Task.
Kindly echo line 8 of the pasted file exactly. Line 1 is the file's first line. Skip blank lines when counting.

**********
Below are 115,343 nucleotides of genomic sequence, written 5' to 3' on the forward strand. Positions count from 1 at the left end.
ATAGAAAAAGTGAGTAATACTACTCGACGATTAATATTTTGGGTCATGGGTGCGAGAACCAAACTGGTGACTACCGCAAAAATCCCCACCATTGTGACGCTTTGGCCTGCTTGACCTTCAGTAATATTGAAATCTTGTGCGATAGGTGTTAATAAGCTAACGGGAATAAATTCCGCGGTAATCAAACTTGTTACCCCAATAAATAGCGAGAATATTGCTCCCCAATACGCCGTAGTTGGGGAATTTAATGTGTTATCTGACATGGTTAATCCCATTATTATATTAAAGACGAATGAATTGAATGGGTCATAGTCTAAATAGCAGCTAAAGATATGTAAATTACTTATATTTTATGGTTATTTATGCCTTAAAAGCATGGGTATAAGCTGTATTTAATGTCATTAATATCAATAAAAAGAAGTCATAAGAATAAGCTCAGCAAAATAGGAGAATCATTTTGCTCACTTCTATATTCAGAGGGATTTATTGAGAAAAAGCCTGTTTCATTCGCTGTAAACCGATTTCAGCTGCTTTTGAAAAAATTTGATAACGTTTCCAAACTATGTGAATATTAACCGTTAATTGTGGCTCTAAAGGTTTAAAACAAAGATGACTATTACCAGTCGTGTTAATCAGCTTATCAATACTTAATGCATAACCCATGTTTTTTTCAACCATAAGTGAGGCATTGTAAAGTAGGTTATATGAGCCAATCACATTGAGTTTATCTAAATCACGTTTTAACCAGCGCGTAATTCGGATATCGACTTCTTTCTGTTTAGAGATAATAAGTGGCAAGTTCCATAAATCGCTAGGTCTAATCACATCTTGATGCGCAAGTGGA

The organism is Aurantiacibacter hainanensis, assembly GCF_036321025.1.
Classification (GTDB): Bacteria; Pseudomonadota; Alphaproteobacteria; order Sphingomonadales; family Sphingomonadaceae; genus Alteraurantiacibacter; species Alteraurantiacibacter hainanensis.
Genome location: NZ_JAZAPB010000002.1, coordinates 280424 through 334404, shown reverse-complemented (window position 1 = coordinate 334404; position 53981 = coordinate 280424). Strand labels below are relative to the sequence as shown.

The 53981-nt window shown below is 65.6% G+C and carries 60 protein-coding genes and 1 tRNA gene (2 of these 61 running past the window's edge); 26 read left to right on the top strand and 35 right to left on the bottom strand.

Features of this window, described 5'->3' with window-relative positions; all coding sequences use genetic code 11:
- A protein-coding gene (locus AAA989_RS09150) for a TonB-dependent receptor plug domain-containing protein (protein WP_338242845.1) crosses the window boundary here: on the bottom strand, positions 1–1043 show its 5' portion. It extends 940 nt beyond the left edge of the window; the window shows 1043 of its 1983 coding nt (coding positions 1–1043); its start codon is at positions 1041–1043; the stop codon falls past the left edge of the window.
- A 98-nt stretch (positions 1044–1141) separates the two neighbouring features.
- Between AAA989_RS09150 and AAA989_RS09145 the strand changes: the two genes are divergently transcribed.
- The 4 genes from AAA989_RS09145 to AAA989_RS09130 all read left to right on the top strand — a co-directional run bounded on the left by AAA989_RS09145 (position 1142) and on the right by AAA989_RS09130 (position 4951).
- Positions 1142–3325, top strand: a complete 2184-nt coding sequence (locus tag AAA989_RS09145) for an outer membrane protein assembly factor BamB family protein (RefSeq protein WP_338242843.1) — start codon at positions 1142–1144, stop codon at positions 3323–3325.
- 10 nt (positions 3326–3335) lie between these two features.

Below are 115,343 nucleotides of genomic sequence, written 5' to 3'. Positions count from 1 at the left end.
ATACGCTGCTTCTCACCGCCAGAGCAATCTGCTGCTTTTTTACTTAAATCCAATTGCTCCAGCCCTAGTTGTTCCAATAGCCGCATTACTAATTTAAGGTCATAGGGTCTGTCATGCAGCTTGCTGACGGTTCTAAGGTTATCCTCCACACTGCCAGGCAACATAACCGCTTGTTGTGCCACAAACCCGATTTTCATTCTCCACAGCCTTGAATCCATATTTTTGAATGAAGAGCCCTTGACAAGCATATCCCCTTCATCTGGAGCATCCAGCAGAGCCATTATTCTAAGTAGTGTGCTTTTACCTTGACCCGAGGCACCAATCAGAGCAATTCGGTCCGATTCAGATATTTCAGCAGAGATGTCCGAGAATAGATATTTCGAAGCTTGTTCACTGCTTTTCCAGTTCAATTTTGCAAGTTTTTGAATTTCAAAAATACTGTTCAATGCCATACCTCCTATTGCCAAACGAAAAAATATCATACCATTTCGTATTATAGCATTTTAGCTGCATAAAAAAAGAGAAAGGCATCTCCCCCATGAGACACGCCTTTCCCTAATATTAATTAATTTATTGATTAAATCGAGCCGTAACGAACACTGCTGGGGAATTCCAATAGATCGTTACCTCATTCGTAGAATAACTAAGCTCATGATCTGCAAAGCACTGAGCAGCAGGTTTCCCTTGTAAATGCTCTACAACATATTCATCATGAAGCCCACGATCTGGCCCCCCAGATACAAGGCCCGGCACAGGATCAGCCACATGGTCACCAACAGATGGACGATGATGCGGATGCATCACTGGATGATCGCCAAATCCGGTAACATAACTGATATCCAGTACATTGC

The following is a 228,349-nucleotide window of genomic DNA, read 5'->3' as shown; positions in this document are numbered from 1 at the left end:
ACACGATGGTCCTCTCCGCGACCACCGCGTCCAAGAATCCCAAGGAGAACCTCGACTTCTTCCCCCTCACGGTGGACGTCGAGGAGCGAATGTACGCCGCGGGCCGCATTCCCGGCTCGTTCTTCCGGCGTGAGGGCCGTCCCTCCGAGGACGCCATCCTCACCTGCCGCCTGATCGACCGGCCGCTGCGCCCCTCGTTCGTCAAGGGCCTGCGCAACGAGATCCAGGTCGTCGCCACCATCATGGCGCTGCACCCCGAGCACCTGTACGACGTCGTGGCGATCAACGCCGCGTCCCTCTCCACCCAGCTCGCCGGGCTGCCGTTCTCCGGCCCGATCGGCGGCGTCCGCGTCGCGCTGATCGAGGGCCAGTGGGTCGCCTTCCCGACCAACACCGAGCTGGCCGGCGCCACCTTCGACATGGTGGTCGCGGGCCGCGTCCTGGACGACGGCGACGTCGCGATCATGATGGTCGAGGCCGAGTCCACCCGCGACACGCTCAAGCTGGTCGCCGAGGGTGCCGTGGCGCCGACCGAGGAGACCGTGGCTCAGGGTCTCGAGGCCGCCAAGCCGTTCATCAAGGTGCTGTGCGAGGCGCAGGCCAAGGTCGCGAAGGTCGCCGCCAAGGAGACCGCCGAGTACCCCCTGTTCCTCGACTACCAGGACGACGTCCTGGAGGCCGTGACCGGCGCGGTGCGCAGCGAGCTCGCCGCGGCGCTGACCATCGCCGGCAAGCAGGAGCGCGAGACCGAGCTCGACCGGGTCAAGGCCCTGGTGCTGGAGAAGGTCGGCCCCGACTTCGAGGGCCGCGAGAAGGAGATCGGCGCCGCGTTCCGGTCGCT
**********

- A protein-coding gene (locus AAA989_RS09150) for a TonB-dependent receptor plug domain-containing protein (protein WP_338242845.1) crosses the window boundary here: on the bottom strand, positions 1–1043 show its 5' portion. It extends 940 nt beyond the left edge of the window; the window shows 1043 of its 1983 coding nt (coding positions 1–1043); its start codon is at positions 1041–1043; the stop codon falls past the left edge of the window.